for (color in myColors)
        NSLog (@"Element = %@", color);

[edit] Adding Elements to an Array Object

New elements may be added to a mutable array object using the addObject instance method of the NSMutableArray class. For example, to declare and initialize an array, and then later add new element object the following code might be used:

NSMutableArray *myColors;

myColors = [NSMutableArray arrayWithObjects: @"Red", @"Green", @"Blue", @"Yellow", nil];

[myColors addObject: @"Indigo"];
[myColors addObject: @"Violet"];

[edit] Inserting Elements into an Array

The previous method appends new objects onto the end of an array. It is also possible to insert new objects at specific index points in an array object using the insertObject instance method. This method accepts as arguments the object to be inserted and the index position at which the insertion is to take place:

NSMutableArray *myColors;
int i;
int count;

myColors = [NSMutableArray arrayWithObjects: @"Red", @"Green", @"Blue", @"Yellow", nil];

[myColors insertObject: @"Indigo" atIndex: 1];
[myColors insertObject: @"Violet" atIndex: 3];

count = [myColors count]; 

for (i = 0; i < count; i++)
        NSLog (@"Element %i = %@", i, [myColors objectAtIndex: i]);

When we compile and run the code, the following output confirms that the new objects were indeed inserted at the specified index positions:

Element 0 = Red
Element 1 = Indigo
Element 2 = Green
Element 3 = Violet
Element 4 = Blue
Element 5 = Yellow

[edit] Deleting Elements from an Array Object

The NSMutableArray class provides a number of instance methods designed specifically to remove one or more elements from an array object. A sample of some of the more commonly used methods is provided below. This list is not exhaustive so refer to the Foundation Framework documentation for the NSMutableArray class for a full listing.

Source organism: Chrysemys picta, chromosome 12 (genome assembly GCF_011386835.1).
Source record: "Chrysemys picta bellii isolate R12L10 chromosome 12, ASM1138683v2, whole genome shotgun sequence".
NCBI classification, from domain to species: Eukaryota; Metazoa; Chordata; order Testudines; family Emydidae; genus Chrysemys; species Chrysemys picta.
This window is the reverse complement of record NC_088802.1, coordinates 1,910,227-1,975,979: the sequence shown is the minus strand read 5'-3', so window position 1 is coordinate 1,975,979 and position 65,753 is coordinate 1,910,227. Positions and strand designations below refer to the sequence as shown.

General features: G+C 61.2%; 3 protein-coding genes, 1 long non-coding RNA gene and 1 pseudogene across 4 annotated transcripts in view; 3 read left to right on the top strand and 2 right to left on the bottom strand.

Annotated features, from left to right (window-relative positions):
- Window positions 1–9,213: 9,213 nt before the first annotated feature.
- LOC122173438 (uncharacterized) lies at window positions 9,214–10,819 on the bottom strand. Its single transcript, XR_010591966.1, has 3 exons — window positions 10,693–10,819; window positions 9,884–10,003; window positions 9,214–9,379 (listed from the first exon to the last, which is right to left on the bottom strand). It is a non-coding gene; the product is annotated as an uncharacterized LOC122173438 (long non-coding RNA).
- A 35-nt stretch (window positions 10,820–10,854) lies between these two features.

To remove an element at a specific index location, use the removeObjectAtIndex method:

myColors = [NSMutableArray arrayWithObjects: @"Red", @"Green", @"Blue", @"Yellow", nil];

[myColors removeObjectAtIndex: 0];

To remove the first instance of a specific object from an array use removeObject:

myColors = [NSMutableArray arrayWithObjects: @"Red", @"Green", @"Blue", @"Yellow", nil];

[myColors removeObject: @"Red"];

To remove all instances of a specific object in an array, use removeObjectIdenticalTo:

myColors = [NSMutableArray arrayWithObjects: @"Red", @"Green", @"Blue", @"Yellow", @"Red", @"Red", nil];

[myColors removeObjectIdenticalTo: @"Red"];

To remove all objects from an array, use removeAllObjects:

myColors = [NSMutableArray arrayWithObjects: @"Red", @"Green", @"Blue", @"Yellow", nil];

[myColors removeAllObjects];

To remove the last object in the array, use the removeLastObject method:

myColors = [NSMutableArray arrayWithObjects: @"Red", @"Green", @"Blue", @"Yellow", nil];

[myColors removeLastObject];

[edit] Sorting Array Objects

The Foundation Framework NSArray class, and the subclasses thereof, provide a number of mechanisms for sorting the elements of an array into a specific order. The simplest way to achieve this is to use the sortedArrayUsingSelector instance method. For example, to perform a sort on our example array using this method, we could use the following code:

NSMutableArray *myColors = [NSMutableArray arrayWithObjects: @"red", @"green", @"blue", @"yellow", nil];

NSArray *sortedArray;

sortedArray = [myColors sortedArrayUsingSelector:@selector(localizedCaseInsensitiveCompare:)];

As we can see from the above example, the method returns a new array containing the elements of the original array sorted using the localizedCaseInsensitiveCompare method. In practice any method can be used in this context as long as that method is able to compare two objects and return an NSOrderedAscending, NSOrderedSame or NSOrderedDescending result.

Purchase the full edition of this Objective-C book in Print ($16.99) or eBook ($12.99) format
Objective-C 2.0 Essentials Print and eBook (ePub/PDF/Kindle) editions contain 31 chapters.

Buy eBook
Buy Print